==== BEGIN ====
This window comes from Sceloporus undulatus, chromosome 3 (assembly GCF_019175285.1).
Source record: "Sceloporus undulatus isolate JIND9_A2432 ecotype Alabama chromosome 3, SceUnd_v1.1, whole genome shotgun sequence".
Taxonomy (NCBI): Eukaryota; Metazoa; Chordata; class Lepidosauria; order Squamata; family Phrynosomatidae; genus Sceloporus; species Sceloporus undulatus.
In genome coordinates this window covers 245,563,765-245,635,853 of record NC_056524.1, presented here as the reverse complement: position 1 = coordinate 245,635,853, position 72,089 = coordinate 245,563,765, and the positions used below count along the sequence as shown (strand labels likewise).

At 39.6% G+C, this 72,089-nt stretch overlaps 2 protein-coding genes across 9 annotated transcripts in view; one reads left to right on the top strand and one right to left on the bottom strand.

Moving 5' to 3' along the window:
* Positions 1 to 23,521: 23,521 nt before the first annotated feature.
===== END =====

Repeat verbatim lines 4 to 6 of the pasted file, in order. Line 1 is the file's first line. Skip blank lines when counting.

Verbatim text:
In genome coordinates this window covers 245,563,765-245,635,853 of record NC_056524.1, presented here as the reverse complement: position 1 = coordinate 245,635,853, position 72,089 = coordinate 245,563,765, and the positions used below count along the sequence as shown (strand labels likewise).

At 39.6% G+C, this 72,089-nt stretch overlaps 2 protein-coding genes across 9 annotated transcripts in view; one reads left to right on the top strand and one right to left on the bottom strand.

Moving 5' to 3' along the window: